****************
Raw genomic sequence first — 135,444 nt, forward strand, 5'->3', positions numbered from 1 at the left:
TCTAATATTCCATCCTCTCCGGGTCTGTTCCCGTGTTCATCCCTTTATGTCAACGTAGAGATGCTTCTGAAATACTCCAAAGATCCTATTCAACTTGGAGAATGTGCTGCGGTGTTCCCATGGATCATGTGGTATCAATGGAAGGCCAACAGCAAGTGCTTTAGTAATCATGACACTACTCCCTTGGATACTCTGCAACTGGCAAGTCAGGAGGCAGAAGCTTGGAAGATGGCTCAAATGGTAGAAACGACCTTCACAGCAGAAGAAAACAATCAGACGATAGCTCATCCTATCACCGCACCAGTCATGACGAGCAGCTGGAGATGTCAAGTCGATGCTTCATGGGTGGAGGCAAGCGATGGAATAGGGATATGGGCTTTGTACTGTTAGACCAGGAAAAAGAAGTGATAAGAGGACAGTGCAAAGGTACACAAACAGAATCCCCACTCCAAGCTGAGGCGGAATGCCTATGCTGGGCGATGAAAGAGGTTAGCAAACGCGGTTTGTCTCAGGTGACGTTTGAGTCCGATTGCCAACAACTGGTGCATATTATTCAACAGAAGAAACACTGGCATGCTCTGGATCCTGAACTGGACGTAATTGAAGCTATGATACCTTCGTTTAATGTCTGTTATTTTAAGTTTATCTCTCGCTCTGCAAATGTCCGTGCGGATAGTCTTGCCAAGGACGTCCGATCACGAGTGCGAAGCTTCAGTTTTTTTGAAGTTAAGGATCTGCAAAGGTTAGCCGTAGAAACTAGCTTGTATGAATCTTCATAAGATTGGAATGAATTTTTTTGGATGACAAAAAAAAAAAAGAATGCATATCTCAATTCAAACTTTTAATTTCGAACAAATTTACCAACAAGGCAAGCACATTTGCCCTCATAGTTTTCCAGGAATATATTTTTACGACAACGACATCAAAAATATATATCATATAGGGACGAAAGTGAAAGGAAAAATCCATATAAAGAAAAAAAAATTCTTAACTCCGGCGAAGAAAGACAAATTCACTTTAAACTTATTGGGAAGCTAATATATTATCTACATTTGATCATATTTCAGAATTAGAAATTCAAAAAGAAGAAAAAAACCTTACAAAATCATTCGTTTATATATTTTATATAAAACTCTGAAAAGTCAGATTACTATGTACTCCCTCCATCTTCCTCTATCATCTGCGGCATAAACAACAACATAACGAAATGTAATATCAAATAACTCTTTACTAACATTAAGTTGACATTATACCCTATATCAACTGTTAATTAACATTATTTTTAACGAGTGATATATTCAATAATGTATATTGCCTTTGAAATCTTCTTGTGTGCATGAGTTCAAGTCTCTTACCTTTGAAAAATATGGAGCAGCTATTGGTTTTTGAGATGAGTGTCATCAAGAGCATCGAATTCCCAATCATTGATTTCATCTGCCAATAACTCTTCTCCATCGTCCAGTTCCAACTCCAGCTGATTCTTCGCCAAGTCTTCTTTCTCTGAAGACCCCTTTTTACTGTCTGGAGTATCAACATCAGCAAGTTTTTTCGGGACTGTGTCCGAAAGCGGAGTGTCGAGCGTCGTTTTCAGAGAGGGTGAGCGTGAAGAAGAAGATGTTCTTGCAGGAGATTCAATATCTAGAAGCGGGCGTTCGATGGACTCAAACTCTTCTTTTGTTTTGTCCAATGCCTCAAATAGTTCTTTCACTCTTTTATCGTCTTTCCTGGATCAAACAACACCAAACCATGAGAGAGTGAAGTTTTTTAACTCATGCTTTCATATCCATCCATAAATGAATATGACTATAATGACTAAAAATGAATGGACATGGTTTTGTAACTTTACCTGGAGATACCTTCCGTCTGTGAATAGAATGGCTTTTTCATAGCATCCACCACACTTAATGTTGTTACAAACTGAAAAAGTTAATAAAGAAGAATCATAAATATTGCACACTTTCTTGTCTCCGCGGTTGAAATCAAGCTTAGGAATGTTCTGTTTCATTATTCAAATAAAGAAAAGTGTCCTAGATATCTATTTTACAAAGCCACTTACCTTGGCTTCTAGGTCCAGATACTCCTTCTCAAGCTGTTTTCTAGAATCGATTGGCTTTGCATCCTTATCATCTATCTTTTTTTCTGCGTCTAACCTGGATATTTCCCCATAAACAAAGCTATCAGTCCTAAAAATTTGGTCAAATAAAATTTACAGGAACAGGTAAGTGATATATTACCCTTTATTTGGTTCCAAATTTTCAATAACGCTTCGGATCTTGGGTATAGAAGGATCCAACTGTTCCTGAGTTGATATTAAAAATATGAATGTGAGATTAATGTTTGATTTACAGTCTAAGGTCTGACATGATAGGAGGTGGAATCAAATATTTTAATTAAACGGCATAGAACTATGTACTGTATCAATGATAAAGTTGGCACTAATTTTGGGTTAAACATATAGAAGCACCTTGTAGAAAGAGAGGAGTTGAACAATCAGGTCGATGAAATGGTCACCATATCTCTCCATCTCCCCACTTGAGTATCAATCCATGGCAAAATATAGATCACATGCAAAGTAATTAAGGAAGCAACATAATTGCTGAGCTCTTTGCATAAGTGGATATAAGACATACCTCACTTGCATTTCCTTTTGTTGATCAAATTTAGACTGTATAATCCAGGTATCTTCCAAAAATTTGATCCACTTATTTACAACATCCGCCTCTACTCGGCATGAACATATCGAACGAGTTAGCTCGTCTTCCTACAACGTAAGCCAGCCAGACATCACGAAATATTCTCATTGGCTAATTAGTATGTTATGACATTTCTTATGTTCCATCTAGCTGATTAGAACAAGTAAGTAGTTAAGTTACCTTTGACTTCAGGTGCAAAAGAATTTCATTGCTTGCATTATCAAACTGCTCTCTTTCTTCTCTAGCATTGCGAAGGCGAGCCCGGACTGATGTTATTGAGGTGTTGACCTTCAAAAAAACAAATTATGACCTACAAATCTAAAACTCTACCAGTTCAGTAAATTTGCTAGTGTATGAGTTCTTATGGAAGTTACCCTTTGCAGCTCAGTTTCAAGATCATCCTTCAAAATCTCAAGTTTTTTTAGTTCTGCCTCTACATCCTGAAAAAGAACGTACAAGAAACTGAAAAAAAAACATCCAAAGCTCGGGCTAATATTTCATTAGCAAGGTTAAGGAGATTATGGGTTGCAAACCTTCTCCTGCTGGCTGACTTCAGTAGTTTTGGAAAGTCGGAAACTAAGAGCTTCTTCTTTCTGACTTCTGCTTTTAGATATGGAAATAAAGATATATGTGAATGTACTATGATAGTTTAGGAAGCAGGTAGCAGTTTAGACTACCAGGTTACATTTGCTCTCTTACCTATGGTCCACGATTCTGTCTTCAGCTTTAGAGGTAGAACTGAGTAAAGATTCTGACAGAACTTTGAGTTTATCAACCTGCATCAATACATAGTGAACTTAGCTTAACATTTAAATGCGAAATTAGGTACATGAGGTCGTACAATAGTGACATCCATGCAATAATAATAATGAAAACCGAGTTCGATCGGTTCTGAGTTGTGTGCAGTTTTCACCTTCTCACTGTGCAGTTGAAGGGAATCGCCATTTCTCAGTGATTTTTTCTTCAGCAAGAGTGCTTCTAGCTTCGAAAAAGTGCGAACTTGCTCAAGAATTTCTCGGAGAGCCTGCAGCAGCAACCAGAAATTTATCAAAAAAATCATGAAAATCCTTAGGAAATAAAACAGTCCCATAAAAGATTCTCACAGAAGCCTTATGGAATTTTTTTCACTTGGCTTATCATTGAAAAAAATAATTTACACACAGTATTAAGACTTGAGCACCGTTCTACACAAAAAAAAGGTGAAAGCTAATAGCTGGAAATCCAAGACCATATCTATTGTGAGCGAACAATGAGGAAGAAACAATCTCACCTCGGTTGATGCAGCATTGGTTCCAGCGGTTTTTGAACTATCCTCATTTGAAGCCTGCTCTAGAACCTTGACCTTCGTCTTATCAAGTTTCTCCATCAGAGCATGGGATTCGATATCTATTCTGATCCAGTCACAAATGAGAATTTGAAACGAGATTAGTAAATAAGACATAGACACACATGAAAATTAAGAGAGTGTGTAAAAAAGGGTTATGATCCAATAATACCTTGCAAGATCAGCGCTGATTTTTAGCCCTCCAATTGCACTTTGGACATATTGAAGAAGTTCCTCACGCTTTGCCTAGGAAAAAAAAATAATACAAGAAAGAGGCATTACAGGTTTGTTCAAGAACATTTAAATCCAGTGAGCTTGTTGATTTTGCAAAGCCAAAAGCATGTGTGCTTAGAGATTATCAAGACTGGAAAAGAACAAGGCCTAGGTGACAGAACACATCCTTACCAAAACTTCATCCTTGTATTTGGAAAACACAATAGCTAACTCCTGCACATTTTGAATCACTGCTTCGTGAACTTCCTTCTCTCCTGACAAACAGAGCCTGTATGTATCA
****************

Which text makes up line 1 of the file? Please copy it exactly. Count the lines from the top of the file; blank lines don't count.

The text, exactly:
Raw genomic sequence first — 135,444 nt, forward strand, 5'->3', positions numbered from 1 at the left: